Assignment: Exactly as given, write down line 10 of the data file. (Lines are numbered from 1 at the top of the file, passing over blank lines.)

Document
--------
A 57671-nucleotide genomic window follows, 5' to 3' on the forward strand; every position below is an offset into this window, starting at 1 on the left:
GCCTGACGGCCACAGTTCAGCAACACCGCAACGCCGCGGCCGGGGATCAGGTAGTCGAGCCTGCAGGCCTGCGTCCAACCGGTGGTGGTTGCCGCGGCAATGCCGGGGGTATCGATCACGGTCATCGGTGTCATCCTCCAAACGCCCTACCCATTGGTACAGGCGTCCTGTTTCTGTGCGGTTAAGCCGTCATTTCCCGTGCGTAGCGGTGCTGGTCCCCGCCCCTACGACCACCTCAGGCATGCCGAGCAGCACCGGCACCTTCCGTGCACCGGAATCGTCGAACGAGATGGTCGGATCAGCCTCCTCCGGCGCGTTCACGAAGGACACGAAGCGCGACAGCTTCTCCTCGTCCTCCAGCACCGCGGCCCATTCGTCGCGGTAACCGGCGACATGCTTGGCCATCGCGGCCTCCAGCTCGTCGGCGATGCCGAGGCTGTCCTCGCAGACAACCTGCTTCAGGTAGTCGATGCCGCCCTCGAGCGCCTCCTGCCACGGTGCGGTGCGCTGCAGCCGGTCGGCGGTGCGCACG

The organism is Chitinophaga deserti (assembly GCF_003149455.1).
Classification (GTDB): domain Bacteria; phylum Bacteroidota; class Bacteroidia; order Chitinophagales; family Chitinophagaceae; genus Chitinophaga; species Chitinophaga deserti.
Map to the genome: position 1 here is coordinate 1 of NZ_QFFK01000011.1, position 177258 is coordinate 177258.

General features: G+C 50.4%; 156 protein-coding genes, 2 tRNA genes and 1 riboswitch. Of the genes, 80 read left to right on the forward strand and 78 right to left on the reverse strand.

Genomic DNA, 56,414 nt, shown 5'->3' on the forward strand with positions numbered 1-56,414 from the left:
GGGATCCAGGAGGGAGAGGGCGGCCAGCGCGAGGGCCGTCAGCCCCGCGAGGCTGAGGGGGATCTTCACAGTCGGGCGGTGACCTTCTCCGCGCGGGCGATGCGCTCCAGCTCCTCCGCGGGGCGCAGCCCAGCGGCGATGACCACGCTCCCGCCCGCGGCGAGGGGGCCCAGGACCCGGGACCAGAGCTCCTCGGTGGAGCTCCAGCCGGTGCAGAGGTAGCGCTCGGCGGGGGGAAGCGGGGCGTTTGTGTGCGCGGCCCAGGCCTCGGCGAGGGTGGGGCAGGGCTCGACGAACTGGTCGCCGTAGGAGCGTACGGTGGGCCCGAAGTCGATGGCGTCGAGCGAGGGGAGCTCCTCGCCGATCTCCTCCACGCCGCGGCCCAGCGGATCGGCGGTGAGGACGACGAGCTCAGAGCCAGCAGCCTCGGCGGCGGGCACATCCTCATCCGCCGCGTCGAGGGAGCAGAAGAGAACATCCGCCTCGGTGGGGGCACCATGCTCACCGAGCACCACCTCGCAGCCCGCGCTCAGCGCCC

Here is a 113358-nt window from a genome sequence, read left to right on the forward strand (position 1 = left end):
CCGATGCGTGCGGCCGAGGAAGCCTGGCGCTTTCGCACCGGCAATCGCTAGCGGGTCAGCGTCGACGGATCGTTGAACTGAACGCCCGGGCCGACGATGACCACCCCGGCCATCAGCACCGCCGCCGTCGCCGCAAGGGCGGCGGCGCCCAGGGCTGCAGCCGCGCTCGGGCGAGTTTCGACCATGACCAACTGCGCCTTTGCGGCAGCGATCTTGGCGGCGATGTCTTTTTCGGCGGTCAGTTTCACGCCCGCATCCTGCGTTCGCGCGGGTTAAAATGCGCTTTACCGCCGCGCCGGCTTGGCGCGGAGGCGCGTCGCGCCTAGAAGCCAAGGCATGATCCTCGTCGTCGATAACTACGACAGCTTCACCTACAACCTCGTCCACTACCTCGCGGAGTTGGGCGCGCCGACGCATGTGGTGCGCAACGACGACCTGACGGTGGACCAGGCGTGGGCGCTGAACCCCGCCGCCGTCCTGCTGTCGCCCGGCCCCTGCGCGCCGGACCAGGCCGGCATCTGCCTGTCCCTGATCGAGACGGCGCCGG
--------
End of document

CCGATGCGTGCGGCCGAGGAAGCCTGGCGCTTTCGCACCGGCAATCGCTAGCGGGTCAGCGTCGACGGATCGTTGAACTGAACGCCCGGGCCGACGATGACCACCCCGGCCATCAGCACCGCCGCCGTCGCCGCAAGGGCGGCGGCGCCCAGGGCTGCAGCCGCGCTCGGGCGAGTTTCGACCATGACCAACTGCGCCTTTGCGGCAGCGATCTTGGCGGCGATGTCTTTTTCGGCGGTCAGTTTCACGCCCGCATCCTGCGTTCGCGCGGGTTAAAATGCGCTTTACCGCCGCGCCGGCTTGGCGCGGAGGCGCGTCGCGCCTAGAAGCCAAGGCATGATCCTCGTCGTCGATAACTACGACAGCTTCACCTACAACCTCGTCCACTACCTCGCGGAGTTGGGCGCGCCGACGCATGTGGTGCGCAACGACGACCTGACGGTGGACCAGGCGTGGGCGCTGAACCCCGCCGCCGTCCTGCTGTCGCCCGGCCCCTGCGCGCCGGACCAGGCCGGCATCTGCCTGTCCCTGATCGAGACGGCGCCGG